Affordable Care Act Guides for DV Advocates and Survivors

By making insurance affordable and easier to obtain, the Affordable Care Act can help survivors of domestic violence access services to treat chronic health conditions often associated with abuse, and referrals to resources, such as domestic violence advocates; advocates can enhance safety planning, increase survivors’ knowledge about their options, and access services for their children. Additionally, it helps survivors who feel trapped in abusive relationships due to economic dependency, which can include health insurance through their partner, to leave that partner and seek safety. The Family and Youth Services Bureau (FYSB) and the Department of Health and Human Services (HHS) are proud to support women, children and families impacted by abuse to gain access to the care they need and deserve, now possible through the new health law. As the implementation of the Affordable Care Act moves forward, domestic violence advocates and health providers have asked for clarification on how new policies will impact those they serve. The Family Violence Prevention and Services Program (FVPSA) Frequently Asked Questions (FAQ) guide was compiled from inquiries submitted by nearly 1,000 domestic violence advocates and service providers from across the country. While the extended enrollment for domestic violence survivors ended May 31, 2014, the information in this FAQ guide will be helpful for advocates assisting survivors in navigating a new health plan, and will be pertinent for the next Open Enrollment Period, beginning November 15, 2014.1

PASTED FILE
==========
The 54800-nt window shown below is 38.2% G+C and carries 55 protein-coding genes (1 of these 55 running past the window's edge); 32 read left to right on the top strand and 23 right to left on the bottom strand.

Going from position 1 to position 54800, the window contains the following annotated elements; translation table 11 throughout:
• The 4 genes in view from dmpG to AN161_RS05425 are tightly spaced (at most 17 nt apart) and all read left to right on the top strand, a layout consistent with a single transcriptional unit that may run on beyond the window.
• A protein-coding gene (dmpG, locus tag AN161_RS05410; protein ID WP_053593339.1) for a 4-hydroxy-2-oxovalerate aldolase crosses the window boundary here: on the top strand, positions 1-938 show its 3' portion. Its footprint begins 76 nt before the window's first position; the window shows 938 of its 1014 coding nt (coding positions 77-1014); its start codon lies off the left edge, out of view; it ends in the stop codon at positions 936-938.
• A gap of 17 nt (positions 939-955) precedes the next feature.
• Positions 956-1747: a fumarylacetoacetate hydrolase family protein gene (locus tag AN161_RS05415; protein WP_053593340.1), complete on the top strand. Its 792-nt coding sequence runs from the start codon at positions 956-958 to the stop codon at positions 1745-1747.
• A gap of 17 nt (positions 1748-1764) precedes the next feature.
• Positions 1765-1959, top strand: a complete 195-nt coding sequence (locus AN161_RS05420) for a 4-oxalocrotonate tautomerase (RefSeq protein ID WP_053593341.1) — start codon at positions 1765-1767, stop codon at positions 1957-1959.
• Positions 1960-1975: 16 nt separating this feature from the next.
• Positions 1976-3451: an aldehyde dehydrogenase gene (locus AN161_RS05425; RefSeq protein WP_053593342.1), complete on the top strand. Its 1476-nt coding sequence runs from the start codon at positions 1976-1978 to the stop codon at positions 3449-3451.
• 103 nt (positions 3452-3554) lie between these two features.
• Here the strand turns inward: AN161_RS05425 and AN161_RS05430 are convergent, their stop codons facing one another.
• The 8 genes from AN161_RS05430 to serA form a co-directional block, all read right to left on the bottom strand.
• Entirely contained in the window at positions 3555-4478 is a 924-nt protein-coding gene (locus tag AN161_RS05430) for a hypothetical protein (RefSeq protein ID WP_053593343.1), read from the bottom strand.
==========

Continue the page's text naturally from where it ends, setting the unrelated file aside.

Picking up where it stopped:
ACA FAQ Guide

How DV Advocates can help survivors enroll

Open Enrollment package